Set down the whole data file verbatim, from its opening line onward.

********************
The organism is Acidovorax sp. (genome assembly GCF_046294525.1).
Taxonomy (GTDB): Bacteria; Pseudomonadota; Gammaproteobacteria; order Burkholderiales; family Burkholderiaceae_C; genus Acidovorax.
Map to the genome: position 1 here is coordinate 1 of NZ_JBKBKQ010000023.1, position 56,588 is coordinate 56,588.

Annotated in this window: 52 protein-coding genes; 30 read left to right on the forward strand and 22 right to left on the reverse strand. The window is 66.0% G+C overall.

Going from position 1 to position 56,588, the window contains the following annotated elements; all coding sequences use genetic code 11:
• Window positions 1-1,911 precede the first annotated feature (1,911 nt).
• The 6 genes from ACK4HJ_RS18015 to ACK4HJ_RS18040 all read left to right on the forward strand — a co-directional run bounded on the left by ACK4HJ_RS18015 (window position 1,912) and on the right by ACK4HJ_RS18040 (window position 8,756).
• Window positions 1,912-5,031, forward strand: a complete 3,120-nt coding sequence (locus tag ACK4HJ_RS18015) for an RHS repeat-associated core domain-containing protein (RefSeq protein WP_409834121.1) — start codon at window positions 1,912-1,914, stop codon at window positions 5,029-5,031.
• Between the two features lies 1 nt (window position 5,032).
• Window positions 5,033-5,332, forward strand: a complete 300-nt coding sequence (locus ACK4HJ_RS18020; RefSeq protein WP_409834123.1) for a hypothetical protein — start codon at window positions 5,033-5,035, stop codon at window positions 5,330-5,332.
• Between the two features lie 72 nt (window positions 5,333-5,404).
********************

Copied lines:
The organism is Acidovorax sp. (genome assembly GCF_046294525.1).
Taxonomy (GTDB): Bacteria; Pseudomonadota; Gammaproteobacteria; order Burkholderiales; family Burkholderiaceae_C; genus Acidovorax.
Map to the genome: position 1 here is coordinate 1 of NZ_JBKBKQ010000023.1, position 56,588 is coordinate 56,588.

Annotated in this window: 52 protein-coding genes; 30 read left to right on the forward strand and 22 right to left on the reverse strand. The window is 66.0% G+C overall.

Going from position 1 to position 56,588, the window contains the following annotated elements; all coding sequences use genetic code 11:
• Window positions 1-1,911 precede the first annotated feature (1,911 nt).
• The 6 genes from ACK4HJ_RS18015 to ACK4HJ_RS18040 all read left to right on the forward strand — a co-directional run bounded on the left by ACK4HJ_RS18015 (window position 1,912) and on the right by ACK4HJ_RS18040 (window position 8,756).
• Window positions 1,912-5,031, forward strand: a complete 3,120-nt coding sequence (locus tag ACK4HJ_RS18015) for an RHS repeat-associated core domain-containing protein (RefSeq protein WP_409834121.1) — start codon at window positions 1,912-1,914, stop codon at window positions 5,029-5,031.
• Between the two features lies 1 nt (window position 5,032).
• Window positions 5,033-5,332, forward strand: a complete 300-nt coding sequence (locus ACK4HJ_RS18020; RefSeq protein WP_409834123.1) for a hypothetical protein — start codon at window positions 5,033-5,035, stop codon at window positions 5,330-5,332.
• Between the two features lie 72 nt (window positions 5,333-5,404).